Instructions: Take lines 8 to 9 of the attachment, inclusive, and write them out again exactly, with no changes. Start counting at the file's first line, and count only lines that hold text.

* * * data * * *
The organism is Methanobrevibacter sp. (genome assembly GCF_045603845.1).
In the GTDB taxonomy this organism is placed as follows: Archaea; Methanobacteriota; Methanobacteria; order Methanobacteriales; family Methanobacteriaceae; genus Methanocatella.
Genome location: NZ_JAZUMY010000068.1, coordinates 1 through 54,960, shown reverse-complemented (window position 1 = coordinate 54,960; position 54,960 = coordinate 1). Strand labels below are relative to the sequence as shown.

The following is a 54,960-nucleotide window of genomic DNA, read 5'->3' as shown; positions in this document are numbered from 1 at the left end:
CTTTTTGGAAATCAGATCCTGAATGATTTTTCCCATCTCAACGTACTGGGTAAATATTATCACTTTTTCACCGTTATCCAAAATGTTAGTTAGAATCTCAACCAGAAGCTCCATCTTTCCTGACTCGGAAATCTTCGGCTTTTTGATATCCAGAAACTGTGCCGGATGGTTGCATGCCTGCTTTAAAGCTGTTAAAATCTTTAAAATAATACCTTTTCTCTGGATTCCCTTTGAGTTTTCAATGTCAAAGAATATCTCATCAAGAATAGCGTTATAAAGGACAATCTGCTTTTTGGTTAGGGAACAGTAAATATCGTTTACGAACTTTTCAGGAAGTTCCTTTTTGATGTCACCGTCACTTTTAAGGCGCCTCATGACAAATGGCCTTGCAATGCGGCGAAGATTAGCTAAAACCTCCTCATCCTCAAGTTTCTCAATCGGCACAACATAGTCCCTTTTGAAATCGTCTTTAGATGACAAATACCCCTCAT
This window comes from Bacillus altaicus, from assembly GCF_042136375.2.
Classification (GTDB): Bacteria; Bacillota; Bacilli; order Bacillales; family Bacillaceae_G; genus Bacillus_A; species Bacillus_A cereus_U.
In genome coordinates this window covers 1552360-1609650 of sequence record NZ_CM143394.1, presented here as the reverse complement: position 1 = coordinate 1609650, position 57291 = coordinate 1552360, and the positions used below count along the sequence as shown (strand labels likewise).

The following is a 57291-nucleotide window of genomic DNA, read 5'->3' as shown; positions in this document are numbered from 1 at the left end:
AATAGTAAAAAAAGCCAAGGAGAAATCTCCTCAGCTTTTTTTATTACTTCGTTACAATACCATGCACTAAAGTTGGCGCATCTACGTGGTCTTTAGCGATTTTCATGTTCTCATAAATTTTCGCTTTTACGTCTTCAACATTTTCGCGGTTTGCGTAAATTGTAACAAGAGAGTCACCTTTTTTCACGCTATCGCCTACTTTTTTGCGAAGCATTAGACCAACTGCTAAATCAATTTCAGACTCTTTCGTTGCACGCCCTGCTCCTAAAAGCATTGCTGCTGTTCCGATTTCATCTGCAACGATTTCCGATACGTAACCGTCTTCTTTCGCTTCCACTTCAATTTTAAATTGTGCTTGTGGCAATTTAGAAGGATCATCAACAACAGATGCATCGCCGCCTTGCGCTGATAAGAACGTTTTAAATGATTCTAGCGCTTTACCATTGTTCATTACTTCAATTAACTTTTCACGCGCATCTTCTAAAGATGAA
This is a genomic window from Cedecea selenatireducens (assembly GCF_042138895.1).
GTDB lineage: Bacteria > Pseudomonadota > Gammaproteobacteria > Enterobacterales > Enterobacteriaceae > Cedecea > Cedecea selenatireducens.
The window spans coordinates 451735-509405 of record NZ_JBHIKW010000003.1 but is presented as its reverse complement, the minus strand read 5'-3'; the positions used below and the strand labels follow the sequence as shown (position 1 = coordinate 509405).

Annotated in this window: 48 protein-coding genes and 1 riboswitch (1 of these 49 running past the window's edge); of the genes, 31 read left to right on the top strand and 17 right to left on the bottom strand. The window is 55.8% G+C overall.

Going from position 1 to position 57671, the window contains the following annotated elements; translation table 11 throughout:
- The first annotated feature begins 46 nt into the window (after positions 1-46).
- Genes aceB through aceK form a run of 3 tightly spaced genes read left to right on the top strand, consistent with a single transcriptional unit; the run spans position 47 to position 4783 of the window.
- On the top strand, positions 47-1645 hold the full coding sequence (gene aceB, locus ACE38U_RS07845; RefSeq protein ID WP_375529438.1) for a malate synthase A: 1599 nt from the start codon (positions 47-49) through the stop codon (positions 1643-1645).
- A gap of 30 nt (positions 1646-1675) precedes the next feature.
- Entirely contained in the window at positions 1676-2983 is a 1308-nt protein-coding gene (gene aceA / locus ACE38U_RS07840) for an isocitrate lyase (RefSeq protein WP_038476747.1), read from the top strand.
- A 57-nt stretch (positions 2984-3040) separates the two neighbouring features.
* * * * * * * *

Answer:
In genome coordinates this window covers 1552360-1609650 of sequence record NZ_CM143394.1, presented here as the reverse complement: position 1 = coordinate 1609650, position 57291 = coordinate 1552360, and the positions used below count along the sequence as shown (strand labels likewise).

The following is a 57291-nucleotide window of genomic DNA, read 5'->3' as shown; positions in this document are numbered from 1 at the left end: